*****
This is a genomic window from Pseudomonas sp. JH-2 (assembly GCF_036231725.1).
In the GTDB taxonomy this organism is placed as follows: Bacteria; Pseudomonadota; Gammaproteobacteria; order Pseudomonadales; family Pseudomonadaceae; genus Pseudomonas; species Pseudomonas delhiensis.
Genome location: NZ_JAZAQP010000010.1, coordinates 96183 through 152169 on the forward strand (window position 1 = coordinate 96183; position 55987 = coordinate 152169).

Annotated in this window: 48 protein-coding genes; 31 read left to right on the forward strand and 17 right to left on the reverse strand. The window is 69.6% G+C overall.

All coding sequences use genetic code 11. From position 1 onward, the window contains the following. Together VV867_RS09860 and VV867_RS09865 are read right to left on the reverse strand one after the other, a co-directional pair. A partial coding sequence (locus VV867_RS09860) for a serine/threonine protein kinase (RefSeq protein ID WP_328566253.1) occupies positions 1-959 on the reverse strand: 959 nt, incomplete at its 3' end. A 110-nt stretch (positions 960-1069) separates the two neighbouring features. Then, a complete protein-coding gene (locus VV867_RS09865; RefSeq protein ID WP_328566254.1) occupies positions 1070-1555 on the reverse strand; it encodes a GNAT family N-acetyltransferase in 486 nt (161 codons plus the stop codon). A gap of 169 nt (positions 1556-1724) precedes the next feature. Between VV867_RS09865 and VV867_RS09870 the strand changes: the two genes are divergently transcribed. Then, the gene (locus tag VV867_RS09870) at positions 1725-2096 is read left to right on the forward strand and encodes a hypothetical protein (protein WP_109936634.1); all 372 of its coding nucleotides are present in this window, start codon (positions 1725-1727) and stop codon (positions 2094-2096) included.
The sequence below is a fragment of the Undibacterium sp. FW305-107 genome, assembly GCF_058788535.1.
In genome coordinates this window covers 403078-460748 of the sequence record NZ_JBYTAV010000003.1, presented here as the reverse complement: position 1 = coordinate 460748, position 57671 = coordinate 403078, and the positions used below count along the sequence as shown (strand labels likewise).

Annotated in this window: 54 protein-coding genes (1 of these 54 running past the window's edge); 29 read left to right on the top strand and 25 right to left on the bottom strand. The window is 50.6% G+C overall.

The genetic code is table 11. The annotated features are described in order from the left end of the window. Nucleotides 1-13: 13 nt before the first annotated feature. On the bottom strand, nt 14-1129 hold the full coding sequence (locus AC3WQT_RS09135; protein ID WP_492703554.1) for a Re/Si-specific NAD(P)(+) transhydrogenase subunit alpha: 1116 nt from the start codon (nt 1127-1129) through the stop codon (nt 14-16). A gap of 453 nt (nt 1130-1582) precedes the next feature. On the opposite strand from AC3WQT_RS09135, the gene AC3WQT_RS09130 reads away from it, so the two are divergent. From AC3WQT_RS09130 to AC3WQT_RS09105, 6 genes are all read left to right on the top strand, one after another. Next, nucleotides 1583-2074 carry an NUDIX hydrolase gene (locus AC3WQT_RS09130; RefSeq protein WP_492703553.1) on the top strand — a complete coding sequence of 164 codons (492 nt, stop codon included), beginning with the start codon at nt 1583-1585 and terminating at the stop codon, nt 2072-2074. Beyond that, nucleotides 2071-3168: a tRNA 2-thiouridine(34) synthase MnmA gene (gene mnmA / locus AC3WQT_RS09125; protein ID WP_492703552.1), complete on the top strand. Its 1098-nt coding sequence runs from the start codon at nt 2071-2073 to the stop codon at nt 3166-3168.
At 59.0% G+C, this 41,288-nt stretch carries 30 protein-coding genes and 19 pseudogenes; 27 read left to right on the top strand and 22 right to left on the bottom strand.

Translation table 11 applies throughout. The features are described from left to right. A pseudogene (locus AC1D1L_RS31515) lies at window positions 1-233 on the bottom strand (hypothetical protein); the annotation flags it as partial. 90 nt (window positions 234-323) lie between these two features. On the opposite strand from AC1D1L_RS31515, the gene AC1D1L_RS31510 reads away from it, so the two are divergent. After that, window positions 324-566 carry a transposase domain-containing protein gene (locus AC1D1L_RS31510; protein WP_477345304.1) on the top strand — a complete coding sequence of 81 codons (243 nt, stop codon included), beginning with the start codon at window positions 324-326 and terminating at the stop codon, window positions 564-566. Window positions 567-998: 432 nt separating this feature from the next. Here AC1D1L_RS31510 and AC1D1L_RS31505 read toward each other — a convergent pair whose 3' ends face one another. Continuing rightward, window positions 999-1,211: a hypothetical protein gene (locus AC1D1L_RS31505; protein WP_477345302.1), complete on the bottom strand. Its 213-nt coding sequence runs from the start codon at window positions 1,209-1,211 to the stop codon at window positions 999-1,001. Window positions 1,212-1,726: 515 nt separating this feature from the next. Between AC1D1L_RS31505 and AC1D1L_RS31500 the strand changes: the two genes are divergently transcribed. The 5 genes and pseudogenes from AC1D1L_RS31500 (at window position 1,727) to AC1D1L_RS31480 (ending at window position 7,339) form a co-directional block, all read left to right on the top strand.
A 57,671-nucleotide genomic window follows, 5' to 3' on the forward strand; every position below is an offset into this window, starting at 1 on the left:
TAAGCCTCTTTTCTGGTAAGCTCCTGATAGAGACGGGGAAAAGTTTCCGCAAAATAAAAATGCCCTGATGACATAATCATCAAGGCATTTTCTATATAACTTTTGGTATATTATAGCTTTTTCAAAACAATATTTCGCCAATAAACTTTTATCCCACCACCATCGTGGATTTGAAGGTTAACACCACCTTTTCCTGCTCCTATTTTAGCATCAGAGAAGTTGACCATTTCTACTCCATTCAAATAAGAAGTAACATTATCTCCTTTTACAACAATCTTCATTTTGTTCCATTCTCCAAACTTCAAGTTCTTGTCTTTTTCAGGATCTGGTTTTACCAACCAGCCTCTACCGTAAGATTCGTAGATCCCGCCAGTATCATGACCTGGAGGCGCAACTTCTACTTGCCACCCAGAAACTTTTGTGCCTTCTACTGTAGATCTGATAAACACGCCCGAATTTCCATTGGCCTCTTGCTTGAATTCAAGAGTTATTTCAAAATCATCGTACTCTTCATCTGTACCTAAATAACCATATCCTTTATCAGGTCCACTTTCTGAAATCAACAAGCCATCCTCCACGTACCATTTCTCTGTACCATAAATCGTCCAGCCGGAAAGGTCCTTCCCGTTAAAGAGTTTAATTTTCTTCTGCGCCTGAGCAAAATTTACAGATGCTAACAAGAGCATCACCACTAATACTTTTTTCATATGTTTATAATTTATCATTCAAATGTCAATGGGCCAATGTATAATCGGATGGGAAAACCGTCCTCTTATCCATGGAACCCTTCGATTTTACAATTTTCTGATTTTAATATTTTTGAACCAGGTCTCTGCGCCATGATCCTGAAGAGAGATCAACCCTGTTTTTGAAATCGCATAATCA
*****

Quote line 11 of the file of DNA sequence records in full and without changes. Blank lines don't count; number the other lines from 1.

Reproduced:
Translation table 11 applies throughout. The features are described from left to right. A pseudogene (locus AC1D1L_RS31515) lies at window positions 1-233 on the bottom strand (hypothetical protein); the annotation flags it as partial. 90 nt (window positions 234-323) lie between these two features. On the opposite strand from AC1D1L_RS31515, the gene AC1D1L_RS31510 reads away from it, so the two are divergent. After that, window positions 324-566 carry a transposase domain-containing protein gene (locus AC1D1L_RS31510; protein WP_477345304.1) on the top strand — a complete coding sequence of 81 codons (243 nt, stop codon included), beginning with the start codon at window positions 324-326 and terminating at the stop codon, window positions 564-566. Window positions 567-998: 432 nt separating this feature from the next. Here AC1D1L_RS31510 and AC1D1L_RS31505 read toward each other — a convergent pair whose 3' ends face one another. Continuing rightward, window positions 999-1,211: a hypothetical protein gene (locus AC1D1L_RS31505; protein WP_477345302.1), complete on the bottom strand. Its 213-nt coding sequence runs from the start codon at window positions 1,209-1,211 to the stop codon at window positions 999-1,001. Window positions 1,212-1,726: 515 nt separating this feature from the next. Between AC1D1L_RS31505 and AC1D1L_RS31500 the strand changes: the two genes are divergently transcribed. The 5 genes and pseudogenes from AC1D1L_RS31500 (at window position 1,727) to AC1D1L_RS31480 (ending at window position 7,339) form a co-directional block, all read left to right on the top strand.